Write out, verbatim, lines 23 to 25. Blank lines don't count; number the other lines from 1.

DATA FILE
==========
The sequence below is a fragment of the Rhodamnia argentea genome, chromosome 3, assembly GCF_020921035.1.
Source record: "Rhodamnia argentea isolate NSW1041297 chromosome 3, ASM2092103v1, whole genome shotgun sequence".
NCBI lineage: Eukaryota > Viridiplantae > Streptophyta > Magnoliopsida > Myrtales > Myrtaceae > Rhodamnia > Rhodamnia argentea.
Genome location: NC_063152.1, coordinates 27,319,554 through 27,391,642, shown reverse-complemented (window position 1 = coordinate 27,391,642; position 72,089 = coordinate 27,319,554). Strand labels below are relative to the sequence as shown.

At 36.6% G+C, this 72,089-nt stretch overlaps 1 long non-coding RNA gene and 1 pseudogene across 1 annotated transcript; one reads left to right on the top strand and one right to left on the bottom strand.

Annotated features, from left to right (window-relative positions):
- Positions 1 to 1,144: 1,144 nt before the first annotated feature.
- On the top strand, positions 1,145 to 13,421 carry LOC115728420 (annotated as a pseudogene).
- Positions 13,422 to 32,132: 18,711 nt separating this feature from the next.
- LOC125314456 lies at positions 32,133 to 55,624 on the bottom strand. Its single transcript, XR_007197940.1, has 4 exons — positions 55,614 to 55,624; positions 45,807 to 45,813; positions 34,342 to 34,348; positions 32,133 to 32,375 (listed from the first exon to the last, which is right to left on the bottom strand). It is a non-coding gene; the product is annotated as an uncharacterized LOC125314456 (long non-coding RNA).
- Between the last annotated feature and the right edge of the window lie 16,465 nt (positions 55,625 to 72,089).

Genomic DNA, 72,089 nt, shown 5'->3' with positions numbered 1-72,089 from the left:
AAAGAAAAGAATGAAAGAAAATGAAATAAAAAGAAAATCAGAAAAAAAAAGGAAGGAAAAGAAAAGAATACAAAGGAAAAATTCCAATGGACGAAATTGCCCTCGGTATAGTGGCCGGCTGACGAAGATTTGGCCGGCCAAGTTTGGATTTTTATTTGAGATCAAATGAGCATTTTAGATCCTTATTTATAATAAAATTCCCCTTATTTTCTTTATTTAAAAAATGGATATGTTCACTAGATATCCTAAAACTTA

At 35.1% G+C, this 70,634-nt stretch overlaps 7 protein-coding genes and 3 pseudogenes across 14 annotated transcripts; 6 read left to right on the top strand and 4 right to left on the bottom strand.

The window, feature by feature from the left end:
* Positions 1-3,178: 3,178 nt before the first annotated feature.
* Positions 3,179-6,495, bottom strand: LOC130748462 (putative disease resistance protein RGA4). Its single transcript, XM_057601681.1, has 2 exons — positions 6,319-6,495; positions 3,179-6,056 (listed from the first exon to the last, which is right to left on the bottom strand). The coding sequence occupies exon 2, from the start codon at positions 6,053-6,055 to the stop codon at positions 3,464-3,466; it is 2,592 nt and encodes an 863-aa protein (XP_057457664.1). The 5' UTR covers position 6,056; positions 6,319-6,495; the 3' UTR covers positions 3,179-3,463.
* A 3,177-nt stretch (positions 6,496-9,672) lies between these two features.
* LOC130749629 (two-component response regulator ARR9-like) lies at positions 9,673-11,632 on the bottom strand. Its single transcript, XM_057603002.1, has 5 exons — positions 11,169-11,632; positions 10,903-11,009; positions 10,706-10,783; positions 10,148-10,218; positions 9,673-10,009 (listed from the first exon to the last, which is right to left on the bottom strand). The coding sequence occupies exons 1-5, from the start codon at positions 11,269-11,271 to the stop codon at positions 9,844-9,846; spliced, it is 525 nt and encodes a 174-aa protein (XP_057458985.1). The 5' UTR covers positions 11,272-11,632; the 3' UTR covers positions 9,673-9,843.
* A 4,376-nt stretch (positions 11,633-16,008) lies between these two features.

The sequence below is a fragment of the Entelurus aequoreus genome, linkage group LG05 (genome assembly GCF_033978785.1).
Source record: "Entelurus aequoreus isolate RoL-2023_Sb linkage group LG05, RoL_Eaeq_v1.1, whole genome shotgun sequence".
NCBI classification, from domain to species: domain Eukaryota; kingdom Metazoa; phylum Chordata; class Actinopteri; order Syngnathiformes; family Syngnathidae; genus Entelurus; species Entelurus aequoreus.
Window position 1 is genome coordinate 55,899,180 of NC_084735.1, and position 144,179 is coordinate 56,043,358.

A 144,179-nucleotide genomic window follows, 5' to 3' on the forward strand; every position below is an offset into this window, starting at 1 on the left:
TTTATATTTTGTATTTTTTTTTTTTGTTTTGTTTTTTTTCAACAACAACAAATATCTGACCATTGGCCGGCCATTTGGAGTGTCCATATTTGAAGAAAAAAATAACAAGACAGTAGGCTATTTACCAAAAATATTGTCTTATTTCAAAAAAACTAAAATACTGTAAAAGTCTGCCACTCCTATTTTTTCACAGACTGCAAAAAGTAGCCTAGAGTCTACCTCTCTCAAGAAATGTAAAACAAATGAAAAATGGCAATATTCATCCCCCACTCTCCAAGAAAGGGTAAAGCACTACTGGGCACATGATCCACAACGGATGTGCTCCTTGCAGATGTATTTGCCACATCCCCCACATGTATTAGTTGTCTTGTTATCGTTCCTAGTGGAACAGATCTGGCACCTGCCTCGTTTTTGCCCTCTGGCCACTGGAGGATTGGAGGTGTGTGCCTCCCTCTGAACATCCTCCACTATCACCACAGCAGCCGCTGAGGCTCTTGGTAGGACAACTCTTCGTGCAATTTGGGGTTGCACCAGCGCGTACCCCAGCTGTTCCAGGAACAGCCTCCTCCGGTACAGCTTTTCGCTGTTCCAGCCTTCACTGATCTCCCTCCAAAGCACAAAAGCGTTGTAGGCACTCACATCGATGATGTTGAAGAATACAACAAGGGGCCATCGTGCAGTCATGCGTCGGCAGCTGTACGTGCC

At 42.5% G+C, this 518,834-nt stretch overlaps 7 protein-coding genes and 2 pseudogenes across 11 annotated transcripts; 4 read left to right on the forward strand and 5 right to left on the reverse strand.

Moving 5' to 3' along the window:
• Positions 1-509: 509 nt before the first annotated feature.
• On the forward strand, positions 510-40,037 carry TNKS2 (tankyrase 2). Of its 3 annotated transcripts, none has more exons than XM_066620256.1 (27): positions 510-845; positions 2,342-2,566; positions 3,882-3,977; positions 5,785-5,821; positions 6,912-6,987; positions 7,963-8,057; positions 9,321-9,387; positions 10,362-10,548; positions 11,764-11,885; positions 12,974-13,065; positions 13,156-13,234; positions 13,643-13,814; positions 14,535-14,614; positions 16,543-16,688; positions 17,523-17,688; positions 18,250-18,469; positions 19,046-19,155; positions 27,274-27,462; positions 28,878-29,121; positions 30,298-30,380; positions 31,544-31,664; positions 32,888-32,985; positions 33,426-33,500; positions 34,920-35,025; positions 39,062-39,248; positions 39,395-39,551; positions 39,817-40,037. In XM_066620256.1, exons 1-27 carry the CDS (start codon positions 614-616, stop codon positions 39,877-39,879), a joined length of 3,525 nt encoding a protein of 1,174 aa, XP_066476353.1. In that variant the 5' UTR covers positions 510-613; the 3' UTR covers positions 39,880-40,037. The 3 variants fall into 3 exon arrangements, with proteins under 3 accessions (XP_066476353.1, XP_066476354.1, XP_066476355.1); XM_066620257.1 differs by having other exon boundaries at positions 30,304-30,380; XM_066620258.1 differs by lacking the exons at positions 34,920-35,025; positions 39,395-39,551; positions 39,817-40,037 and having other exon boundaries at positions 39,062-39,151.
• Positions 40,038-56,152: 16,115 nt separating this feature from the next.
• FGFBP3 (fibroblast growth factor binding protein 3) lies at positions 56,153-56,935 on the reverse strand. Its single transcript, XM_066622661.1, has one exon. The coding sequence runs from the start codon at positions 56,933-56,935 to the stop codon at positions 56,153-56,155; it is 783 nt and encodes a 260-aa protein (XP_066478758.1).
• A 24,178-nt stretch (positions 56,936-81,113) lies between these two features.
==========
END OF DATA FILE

NCBI classification, from domain to species: domain Eukaryota; kingdom Metazoa; phylum Chordata; class Actinopteri; order Syngnathiformes; family Syngnathidae; genus Entelurus; species Entelurus aequoreus.
Window position 1 is genome coordinate 55,899,180 of NC_084735.1, and position 144,179 is coordinate 56,043,358.

A 144,179-nucleotide genomic window follows, 5' to 3' on the forward strand; every position below is an offset into this window, starting at 1 on the left: